Berlin: In the capital, overnight stays in hotels, guesthouses or holiday flats have been possible again since mid-June. Guests do not have to present a negative Covid test or proof of vaccination.

But people who want to be served indoors in pubs and restaurants must present a negative test result or proof of vaccination/recovery. Exceptions apply to hotel guests who dine or drink in the hotel restaurant. Outdoor restaurants have been open for a longer period of time, and there is not a testing requirement here.

READ ALSO: Why and where Germans are choosing to go on holiday by car this year

Berlin lifted its contact restrictions on Saturday July 10th. It means private meetings indoors are now unrestricted but people are still encouraged to get tested regularly, particularly before meeting up in large groups. Contact rules outdoors were already lifted. 

When it comes to masks, FFP2 coverings must still be worn on public transport but the cheaper medical masks are also now acceptable in shops, restaurants, education facilities, during church services, and in libraries and museums. 

Cinemas, theatres, opera houses and concert halls are also allowed to open with compulsory testing (or proof of vaccination/recovery) and a hygiene concept. Museums and memorials are also open; there are city tours and boat trips again. 

From July 10th, indoor events with up to 1,000 people are allowed. If there is adequate ventilation in the event space, the limit is 2,000.

For indoor events with 50 or more participants, you will still need to present a negative test result in order to gain entry. For outdoor events, the upper limit on attendees is 2,000 people, and a test is compulsory for events with more than 750 participants.

READ ALSO: Berlin to relax more Covid-19 rules

Brandenburg: Hotels and holiday flats are open again for tourist overnight stays – a negative Covid-19 test or proof of vaccination or recovery is required. However, the obligation to test is waived if the 7-day incidence is stable at less than 20 – this currently applies to all districts and independent cities.

Visiting restaurants indoors is also possible without testing. In discos and clubs, testing is still compulsory. No more than one guest per ten square metres can be admitted. 

Tour groups in Schlepzig, Brandenburg. Photo: picture alliance/dpa/dpa-Zentralbild | Patrick Pleul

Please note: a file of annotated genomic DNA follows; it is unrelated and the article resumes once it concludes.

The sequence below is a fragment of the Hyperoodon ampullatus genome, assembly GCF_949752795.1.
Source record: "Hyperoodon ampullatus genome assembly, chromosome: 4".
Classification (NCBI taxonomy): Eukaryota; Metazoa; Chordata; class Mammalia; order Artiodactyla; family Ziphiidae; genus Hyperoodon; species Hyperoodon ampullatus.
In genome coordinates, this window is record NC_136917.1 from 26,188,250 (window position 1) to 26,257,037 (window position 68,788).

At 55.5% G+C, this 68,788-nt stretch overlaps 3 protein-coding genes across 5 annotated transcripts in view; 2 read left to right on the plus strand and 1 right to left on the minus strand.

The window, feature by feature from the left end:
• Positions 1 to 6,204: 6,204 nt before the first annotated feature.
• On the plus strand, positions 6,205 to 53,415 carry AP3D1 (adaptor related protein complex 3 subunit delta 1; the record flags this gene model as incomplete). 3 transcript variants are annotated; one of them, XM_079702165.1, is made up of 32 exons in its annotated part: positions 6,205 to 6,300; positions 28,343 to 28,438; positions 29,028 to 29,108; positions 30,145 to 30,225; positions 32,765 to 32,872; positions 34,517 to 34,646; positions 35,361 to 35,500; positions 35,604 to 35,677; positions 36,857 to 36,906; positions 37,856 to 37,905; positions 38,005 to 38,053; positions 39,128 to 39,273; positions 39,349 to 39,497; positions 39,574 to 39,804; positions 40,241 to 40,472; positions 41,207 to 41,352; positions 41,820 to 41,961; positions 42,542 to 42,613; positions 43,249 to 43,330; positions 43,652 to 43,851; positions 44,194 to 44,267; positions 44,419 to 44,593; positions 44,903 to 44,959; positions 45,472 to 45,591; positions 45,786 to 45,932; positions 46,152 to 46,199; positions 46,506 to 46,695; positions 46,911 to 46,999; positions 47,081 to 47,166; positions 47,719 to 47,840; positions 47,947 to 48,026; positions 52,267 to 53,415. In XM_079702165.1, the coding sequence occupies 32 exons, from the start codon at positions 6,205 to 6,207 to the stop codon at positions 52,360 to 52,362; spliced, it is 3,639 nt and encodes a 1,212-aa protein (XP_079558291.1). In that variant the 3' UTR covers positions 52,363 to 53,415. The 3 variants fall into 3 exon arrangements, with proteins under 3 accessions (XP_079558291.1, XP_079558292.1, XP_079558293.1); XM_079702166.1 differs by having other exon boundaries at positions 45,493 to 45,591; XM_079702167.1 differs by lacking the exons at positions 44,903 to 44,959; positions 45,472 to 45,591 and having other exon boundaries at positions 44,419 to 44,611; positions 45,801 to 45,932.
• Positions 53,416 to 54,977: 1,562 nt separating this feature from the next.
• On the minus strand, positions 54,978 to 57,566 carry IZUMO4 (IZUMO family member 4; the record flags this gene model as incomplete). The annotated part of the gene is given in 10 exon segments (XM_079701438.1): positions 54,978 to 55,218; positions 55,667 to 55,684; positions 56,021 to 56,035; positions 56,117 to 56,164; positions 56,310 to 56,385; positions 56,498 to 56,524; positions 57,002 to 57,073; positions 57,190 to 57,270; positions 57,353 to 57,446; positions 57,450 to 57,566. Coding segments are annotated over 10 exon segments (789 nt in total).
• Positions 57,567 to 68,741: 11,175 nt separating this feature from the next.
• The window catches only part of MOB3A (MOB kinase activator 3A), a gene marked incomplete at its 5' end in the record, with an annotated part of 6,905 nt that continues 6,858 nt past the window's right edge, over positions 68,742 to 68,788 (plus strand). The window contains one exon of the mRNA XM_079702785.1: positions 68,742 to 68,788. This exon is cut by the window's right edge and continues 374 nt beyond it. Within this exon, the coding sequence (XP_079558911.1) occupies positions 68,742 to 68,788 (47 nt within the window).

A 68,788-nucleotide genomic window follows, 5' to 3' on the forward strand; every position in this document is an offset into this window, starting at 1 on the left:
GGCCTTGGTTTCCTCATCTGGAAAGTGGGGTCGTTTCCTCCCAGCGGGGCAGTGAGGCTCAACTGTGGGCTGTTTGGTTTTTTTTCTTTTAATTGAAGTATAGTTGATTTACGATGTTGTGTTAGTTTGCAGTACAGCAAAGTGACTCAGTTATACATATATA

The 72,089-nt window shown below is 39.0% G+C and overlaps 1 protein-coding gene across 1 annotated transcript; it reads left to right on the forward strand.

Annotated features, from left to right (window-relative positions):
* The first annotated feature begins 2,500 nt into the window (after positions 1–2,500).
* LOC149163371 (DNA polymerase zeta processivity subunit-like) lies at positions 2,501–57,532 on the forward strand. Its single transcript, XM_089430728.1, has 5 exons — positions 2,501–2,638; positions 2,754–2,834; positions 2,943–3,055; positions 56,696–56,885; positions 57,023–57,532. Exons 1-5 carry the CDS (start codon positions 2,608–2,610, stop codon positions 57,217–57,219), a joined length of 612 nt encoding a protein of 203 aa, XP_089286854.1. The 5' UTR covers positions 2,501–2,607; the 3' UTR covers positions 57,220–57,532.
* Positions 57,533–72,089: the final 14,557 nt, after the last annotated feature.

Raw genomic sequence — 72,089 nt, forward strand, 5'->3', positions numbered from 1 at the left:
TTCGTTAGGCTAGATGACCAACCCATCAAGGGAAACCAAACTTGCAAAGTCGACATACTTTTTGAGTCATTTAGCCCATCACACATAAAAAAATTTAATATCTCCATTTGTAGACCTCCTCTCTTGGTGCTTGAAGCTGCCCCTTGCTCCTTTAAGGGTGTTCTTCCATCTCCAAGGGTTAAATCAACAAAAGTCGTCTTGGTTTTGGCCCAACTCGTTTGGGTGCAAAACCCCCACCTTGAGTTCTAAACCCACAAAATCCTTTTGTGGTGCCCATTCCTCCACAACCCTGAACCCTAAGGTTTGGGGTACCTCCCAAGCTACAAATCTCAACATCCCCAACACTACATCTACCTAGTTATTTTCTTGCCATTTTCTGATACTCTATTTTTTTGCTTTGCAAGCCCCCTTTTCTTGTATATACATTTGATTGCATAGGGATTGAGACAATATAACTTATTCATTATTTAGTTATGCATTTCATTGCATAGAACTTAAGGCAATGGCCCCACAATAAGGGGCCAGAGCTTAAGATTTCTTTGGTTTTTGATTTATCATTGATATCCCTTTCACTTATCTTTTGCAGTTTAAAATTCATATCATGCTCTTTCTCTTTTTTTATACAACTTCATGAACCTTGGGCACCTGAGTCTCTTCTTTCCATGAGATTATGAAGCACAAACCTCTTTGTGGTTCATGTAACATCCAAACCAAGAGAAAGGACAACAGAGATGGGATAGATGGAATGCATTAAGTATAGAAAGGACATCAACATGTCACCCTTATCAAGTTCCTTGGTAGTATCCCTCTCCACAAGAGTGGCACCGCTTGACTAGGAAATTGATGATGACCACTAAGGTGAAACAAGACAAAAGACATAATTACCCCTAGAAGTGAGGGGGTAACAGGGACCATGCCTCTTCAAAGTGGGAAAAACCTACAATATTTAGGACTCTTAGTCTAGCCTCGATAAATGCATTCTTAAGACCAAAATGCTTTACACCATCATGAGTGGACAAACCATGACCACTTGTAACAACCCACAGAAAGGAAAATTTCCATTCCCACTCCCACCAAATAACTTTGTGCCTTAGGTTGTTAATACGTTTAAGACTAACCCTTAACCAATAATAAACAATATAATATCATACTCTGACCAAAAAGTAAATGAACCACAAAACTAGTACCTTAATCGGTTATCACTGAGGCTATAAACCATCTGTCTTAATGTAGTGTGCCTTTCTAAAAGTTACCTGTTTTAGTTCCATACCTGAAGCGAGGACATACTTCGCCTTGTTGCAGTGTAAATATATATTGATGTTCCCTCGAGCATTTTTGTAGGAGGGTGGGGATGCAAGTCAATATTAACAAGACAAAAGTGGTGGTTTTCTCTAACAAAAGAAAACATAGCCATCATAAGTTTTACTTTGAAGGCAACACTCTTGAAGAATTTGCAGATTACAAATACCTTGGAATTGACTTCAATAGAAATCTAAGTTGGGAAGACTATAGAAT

Hamburg: Since June, tourists have been able to stay overnight in the Hanseatic city again. Like other places, there are strict hygiene regulations and you have to show a negative Covid test, vaccination proof or recovery to hotels and the like. At the moment there is no occupancy limit. 

Outdoor catering is allowed but indoor guests are only allowed if they have a negative test. Under the usual hygiene conditions, harbour and city tours are also permitted – in open vehicles even without a mask. Museums and libraries are open, as are zoos and botanical gardens, theatres, operas and cinemas. Only clubs remain closed at the minute like in many places across Germany. 

However, since Friday, July 2nd up to 250 people can dance outdoors, provided they have been tested, vaccinated or have recovered.

There are also new deadlines for the validity of coronavirus tests in Hamburg: PCR test results can now be up to 72 hours old, and rapid antigen tests up to 48 hours.

Up to 10 people from any number of households can now meet both indoors and outdoors. Private celebrations are also possible again. If there are more than 10 people, a distance and mask are required – as well as a the 3G requirement indoors.


Hotels, holiday homes, youth hostels, campsites and the like are open under certain conditions. Guests must present a negative Covid test or proof of vaccination/recovery upon arrival.

Establishments with communal facilities are required to ask unvaccinated guests to test themselves once a week for longer stays. For indoor catering, a daily negative test must be presented, and guests and waiters must wear a medical mask. In outdoor dinging, masks are no longer compulsory.

Dancing in the outdoor area of clubs and discos is allowed again. Swimming pools can reopen, as can zoos, museums and amusement parks.